- It’s unfair. Some rights groups have said the new laws amount to the ‘collective punishment’ of Muslims following the terror attacks and amid friction over immigration and the refugee crisis.
- It’s a violation of their rights. Booker Prize winner Arundhati Roy eloquently said, “…coercing a woman out of the burka instead of enabling her to choose is an act of violence, humiliation and cultural imperialism.”If a Muslim woman does not want to bathe in conventional swimwear, aren’t you excluding her from participating in society and curtailing her right to enjoy being on the beach?
- It will radicalise people who aren’t radical by making them feel marginalised and discriminated against. Some proponents of the ban went so far as to claim that the burkini is a ‘uniform that is the symbol of Islamic extremism.’ Since when did wearing a burkini, in most cases a loose fitting nylon version of a wetsuit, become an act of allegiance to terrorist movements? What the French government is really banning from the beach is not a type of clothing, per se, but a type of person ― a Muslim woman. By excluding Muslims, these bans push Muslims into the arms of radicalisers.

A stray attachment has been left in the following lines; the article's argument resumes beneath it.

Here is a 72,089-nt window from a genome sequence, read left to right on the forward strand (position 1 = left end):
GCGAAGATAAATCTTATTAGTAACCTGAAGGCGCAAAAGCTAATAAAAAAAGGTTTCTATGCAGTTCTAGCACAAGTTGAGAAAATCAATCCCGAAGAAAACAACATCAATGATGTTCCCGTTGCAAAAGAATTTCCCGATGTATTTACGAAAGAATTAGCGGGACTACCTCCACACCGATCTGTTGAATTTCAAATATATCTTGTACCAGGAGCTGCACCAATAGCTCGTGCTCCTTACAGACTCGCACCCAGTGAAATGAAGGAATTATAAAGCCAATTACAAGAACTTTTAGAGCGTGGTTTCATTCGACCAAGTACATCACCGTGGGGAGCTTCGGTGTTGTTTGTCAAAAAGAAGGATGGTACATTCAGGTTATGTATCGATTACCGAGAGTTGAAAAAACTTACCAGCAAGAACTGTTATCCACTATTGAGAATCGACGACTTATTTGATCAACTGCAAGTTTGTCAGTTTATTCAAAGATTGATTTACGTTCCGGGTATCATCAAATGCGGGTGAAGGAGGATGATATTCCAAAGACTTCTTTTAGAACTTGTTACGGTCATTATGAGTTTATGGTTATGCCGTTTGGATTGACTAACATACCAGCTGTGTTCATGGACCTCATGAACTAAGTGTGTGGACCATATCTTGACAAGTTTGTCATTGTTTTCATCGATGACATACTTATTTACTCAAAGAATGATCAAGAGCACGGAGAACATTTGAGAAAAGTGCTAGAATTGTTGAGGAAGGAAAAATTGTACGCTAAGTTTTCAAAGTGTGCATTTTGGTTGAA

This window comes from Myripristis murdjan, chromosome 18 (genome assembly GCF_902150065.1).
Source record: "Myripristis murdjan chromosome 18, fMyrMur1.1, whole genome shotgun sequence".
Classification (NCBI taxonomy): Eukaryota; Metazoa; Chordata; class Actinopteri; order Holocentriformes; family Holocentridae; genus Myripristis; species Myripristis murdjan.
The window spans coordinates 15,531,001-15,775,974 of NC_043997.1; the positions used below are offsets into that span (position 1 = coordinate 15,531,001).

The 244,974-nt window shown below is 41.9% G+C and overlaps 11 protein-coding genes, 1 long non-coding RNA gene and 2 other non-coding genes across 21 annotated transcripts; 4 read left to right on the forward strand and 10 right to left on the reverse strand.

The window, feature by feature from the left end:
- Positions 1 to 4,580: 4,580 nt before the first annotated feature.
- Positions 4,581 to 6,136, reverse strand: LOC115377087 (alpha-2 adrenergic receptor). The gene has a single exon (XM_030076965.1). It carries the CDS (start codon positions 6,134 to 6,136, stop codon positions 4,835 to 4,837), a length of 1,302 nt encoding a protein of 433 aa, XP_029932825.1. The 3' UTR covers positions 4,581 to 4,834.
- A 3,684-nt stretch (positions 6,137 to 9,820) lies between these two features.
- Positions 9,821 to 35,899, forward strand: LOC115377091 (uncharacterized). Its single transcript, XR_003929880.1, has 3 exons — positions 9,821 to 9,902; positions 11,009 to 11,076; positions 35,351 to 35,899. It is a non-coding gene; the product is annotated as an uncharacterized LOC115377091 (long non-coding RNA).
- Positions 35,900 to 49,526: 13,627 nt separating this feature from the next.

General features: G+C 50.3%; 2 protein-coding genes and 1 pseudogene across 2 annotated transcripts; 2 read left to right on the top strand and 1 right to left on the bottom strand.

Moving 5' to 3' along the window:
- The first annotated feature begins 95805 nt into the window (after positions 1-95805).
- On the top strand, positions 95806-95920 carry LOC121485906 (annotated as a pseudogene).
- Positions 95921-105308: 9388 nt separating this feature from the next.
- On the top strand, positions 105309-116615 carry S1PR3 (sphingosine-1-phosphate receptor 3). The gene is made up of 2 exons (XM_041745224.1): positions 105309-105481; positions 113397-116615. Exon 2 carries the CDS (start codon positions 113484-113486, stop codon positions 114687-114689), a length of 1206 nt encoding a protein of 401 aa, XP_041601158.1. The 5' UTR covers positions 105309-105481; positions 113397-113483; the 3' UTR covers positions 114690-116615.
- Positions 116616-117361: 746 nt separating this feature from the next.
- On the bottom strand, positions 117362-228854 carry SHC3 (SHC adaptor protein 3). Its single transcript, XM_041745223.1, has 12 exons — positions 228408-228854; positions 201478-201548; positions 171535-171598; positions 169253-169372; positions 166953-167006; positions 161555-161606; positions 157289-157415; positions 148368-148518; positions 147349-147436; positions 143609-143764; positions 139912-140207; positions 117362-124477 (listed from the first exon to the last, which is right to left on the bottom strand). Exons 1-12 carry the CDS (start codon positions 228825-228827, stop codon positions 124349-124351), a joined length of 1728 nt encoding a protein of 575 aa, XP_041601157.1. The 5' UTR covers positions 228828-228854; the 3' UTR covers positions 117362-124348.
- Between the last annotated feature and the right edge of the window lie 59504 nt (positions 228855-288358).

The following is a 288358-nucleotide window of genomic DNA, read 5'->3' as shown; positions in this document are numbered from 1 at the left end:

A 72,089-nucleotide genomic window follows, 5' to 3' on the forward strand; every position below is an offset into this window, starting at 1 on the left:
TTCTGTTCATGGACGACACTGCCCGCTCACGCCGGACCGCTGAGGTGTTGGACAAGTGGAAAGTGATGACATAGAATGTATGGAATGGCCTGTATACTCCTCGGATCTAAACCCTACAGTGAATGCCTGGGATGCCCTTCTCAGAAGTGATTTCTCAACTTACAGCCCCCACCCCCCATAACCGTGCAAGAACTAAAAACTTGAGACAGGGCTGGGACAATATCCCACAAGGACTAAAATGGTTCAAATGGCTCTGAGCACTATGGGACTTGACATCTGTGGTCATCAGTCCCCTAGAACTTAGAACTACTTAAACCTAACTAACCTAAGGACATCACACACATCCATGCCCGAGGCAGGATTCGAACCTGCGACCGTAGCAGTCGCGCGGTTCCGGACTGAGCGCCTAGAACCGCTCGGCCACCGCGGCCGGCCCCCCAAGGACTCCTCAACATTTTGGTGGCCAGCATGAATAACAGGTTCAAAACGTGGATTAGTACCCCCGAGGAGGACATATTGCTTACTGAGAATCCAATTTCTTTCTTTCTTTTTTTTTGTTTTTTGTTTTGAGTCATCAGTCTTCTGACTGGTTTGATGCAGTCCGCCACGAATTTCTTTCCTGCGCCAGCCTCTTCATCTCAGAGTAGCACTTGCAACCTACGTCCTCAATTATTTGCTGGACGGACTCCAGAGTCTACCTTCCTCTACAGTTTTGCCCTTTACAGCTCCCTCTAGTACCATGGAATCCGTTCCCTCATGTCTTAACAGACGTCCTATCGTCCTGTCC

- It’s racist/islamophobic and divisive. Instead of promoting unity in the country, the burkini bans are a ‘racist excuse’ to target Muslims.
- It’s misogynistic. Ironically, and blindly, the Mayor of Cannes and the extremist secularists in parts of France and Europe are acting no differently, in this instance, than ISIS in Syria, where enforcement and regulation of women’s clothing and bodies is mandated by men acting in the name of the state.
What are Muslim women saying?
- They highly doubt that you’ll find any extremists wearing burkinis and ‘chilling on the beach with their kids, having a swim and playing with sand.’